Two acclaimed musicians who explored North Carolina together from the mountains to the sea will visit and perform at Davidson College as part of their report to the institutions and municipalities that sponsored their venture.
Haitian-American violinist, composer and band leader Daniel Bernard Roumain (a.k.a. DBR) and Greensboro-based song writer Laurelyn Dossett approached their collaboration from entirely different musical backgrounds.
DBR was formally trained as a classical violinist, but has become notable for blending funk, rock, hip-hop and classical music into an energetic and experiential form. Dossett followed a more self-taught, traditional path to a career in vocal performance.
Before they met in 2010, DBR had conducted about a half-dozen residencies at North Carolina State University over the years. In discussing another residency with arts programmers there, he expressed the desire to find someone of a different musical background for a joint enterprise in reflecting, recording and presenting musical stories of North Carolina.
NCSU's arts programmers enlisted the support of six other educational institutions and towns across the state, including Davidson College's Friends of the Arts, and gave DBR the go-ahead. About a year ago he met Dossett, founder of the band "Polecat Creek." The two hit it off immediately, and agreed to join forces for the project.
As the first step, they spent 10 days last January visiting the towns and institutions funding the project to explore their musical heritages. They wrote a dozen songs based on that experience that they compiled into a recently released album titled "The Collide."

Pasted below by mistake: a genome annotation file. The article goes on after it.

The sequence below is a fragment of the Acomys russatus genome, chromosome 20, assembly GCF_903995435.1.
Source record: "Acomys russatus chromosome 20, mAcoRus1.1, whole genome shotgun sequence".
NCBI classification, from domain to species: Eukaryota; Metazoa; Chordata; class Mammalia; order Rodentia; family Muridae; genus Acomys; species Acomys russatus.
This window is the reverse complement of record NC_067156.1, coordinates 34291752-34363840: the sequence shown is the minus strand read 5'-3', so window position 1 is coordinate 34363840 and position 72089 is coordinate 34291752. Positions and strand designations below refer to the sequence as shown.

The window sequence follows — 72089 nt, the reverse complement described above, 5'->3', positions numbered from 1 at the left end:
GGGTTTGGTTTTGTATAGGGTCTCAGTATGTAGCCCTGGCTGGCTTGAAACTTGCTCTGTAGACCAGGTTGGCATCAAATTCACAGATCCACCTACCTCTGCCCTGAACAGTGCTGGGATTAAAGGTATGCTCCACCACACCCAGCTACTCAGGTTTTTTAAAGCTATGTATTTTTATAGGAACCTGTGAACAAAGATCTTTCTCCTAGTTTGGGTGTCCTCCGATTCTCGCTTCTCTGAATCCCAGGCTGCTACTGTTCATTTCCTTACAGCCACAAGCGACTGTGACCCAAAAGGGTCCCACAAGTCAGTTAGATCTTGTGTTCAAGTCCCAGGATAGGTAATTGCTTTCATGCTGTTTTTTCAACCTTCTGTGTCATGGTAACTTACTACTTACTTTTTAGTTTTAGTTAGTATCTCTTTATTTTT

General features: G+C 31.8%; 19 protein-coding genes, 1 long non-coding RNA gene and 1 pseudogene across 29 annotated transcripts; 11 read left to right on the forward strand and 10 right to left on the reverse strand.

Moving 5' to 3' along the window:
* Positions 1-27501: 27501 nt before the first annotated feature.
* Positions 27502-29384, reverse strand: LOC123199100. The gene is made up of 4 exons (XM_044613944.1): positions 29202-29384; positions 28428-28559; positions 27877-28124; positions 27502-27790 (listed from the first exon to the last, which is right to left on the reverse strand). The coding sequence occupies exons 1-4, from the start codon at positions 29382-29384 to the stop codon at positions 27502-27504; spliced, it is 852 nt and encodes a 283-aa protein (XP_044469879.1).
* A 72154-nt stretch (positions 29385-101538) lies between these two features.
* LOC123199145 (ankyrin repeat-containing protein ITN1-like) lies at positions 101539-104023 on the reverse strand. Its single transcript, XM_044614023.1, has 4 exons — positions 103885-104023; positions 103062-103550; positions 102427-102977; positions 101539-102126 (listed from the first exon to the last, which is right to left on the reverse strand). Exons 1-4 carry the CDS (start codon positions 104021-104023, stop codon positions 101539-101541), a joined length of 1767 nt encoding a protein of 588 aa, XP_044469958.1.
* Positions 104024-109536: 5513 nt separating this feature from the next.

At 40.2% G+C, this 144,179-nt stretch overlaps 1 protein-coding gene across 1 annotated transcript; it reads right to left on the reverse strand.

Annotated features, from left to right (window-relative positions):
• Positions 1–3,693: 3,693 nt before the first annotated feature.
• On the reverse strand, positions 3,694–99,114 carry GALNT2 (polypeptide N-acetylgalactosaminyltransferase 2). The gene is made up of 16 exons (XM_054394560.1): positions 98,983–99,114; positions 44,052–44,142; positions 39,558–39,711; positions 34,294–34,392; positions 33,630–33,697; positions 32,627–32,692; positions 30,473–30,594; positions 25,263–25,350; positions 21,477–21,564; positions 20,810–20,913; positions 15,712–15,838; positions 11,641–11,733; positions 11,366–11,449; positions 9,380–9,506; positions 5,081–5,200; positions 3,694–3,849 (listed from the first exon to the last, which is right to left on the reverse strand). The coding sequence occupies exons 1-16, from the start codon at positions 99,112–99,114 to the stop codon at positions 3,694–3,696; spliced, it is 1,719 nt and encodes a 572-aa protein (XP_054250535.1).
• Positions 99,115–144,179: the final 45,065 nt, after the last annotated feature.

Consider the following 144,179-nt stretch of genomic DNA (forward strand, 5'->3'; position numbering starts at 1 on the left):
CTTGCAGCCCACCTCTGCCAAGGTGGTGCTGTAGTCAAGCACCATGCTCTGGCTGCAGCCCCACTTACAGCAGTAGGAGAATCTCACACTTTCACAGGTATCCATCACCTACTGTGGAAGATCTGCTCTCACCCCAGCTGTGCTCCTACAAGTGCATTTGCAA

To wrap up the project, the duo is currently conducting extended performance residencies at each of the seven places, and will be at Davidson College September 24 through September 29.
That residency will conclude with a performance on Saturday, Sept. 29, as part of the college's annual C. Shaw and Nancy K. Smith Artist Series. During their performance, which is titled "Connecting Crossroads in North Carolina," DBR and Dossett will share the stage with college ensembles. General admission tickets for the concert are $20, and may be purchased by calling 704-894-2135 from 10 a.m. to 4 p.m. weekdays, or at www.davidson.edu/tickets. Copies of their album, "The Collide," will be available for a minimal fee at the concert. For more information call 704-894-2651.
Davidson is the second stop in their current tour, following a residency at UNC Wilmington and preceding residencies and concerts at Appalachian State University, in West Jefferson, at East Carolina University, in Goldsboro and at NC State University.
During the Davidson residency, DBR and Dossett will conduct rehearsals with student jazz and orchestral ensembles, conduct master classes in song writing, perform informally with student jazz musicians at The Brickhouse tavern, and perform at area public schools and community centers. WDAV Classical 89.9 radio is the media sponsor for the Davidson visit.